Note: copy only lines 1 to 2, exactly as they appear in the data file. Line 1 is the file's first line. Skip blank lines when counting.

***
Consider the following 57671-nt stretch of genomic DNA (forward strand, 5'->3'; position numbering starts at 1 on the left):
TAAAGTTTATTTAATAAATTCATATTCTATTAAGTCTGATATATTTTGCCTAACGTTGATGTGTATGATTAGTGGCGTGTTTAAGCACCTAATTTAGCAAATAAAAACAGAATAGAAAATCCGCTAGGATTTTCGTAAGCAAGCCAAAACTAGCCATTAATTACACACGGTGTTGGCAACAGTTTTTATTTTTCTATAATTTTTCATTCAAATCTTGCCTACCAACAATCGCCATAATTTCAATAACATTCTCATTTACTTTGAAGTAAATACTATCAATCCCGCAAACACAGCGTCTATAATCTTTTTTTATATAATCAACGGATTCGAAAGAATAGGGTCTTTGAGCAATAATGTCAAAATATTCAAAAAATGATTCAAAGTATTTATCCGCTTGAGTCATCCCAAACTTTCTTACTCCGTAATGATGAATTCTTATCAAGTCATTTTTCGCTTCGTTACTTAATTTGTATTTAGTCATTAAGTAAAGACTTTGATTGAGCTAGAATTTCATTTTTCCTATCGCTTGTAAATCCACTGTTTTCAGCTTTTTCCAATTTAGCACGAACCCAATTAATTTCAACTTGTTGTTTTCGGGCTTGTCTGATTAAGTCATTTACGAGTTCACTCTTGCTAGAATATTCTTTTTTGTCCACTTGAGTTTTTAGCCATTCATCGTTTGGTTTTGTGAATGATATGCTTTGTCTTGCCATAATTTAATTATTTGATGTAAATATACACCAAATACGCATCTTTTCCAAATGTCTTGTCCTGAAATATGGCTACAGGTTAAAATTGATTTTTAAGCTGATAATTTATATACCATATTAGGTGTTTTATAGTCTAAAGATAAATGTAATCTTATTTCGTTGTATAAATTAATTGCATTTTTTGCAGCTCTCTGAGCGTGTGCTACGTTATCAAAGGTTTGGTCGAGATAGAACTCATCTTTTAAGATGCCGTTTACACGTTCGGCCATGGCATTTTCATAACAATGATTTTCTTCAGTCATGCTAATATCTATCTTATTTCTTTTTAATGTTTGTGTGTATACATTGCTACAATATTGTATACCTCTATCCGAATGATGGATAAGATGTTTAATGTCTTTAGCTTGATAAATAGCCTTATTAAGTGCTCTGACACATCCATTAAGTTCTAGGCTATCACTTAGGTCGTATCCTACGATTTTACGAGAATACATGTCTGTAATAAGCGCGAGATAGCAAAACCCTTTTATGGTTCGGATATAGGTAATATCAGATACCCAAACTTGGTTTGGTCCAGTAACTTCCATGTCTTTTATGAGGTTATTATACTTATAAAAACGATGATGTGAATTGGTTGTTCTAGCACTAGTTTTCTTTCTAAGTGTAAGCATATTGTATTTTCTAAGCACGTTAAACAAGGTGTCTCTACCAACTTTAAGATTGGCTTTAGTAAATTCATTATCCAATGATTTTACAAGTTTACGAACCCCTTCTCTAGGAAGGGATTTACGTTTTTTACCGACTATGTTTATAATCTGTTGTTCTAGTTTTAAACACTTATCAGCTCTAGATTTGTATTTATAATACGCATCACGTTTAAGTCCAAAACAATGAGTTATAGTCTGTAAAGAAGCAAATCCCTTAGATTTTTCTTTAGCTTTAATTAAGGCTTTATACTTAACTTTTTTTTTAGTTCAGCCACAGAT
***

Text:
Consider the following 57671-nt stretch of genomic DNA (forward strand, 5'->3'; position numbering starts at 1 on the left):
TAAAGTTTATTTAATAAATTCATATTCTATTAAGTCTGATATATTTTGCCTAACGTTGATGTGTATGATTAGTGGCGTGTTTAAGCACCTAATTTAGCAAATAAAAACAGAATAGAAAATCCGCTAGGATTTTCGTAAGCAAGCCAAAACTAGCCATTAATTACACACGGTGTTGGCAACAGTTTTTATTTTTCTATAATTTTTCATTCAAATCTTGCCTACCAACAATCGCCATAATTTCAATAACATTCTCATTTACTTTGAAGTAAATACTATCAATCCCGCAAACACAGCGTCTATAATCTTTTTTTATATAATCAACGGATTCGAAAGAATAGGGTCTTTGAGCAATAATGTCAAAATATTCAAAAAATGATTCAAAGTATTTATCCGCTTGAGTCATCCCAAACTTTCTTACTCCGTAATGATGAATTCTTATCAAGTCATTTTTCGCTTCGTTACTTAATTTGTATTTAGTCATTAAGTAAAGACTTTGATTGAGCTAGAATTTCATTTTTCCTATCGCTTGTAAATCCACTGTTTTCAGCTTTTTCCAATTTAGCACGAACCCAATTAATTTCAACTTGTTGTTTTCGGGCTTGTCTGATTAAGTCATTTACGAGTTCACTCTTGCTAGAATATTCTTTTTTGTCCACTTGAGTTTTTAGCCATTCATCGTTTGGTTTTGTGAATGATATGCTTTGTCTTGCCATAATTTAATTATTTGATGTAAATATACACCAAATACGCATCTTTTCCAAATGTCTTGTCCTGAAATATGGCTACAGGTTAAAATTGATTTTTAAGCTGATAATTTATATACCATATTAGGTGTTTTATAGTCTAAAGATAAATGTAATCTTATTTCGTTGTATAAATTAATTGCATTTTTTGCAGCTCTCTGAGCGTGTGCTACGTTATCAAAGGTTTGGTCGAGATAGAACTCATCTTTTAAGATGCCGTTTACACGTTCGGCCATGGCATTTTCATAACAATGATTTTCTTCAGTCATGCTAATATCTATCTTATTTCTTTTTAATGTTTGTGTGTATACATTGCTACAATATTGTATACCTCTATCCGAATGATGGATAAGATGTTTAATGTCTTTAGCTTGATAAATAGCCTTATTAAGTGCTCTGACACATCCATTAAGTTCTAGGCTATCACTTAGGTCGTATCCTACGATTTTACGAGAATACATGTCTGTAATAAGCGCGAGATAGCAAAACCCTTTTATGGTTCGGATATAGGTAATATCAGATACCCAAACTTGGTTTGGTCCAGTAACTTCCATGTCTTTTATGAGGTTATTATACTTATAAAAACGATGATGTGAATTGGTTGTTCTAGCACTAGTTTTCTTTCTAAGTGTAAGCATATTGTATTTTCTAAGCACGTTAAACAAGGTGTCTCTACCAACTTTAAGATTGGCTTTAGTAAATTCATTATCCAATGATTTTACAAGTTTACGAACCCCTTCTCTAGGAAGGGATTTACGTTTTTTACCGACTATGTTTATAATCTGTTGTTCTAGTTTTAAACACTTATCAGCTCTAGATTTGTATTTATAATACGCATCACGTTTAAGTCCAAAACAATGAGTTATAGTCTGTAAAGAAGCAAATCCCTTAGATTTTTCTTTAGCTTTAATTAAGGCTTTATACTTAACTTTTTTTTTAGTTCAGCCACAGAT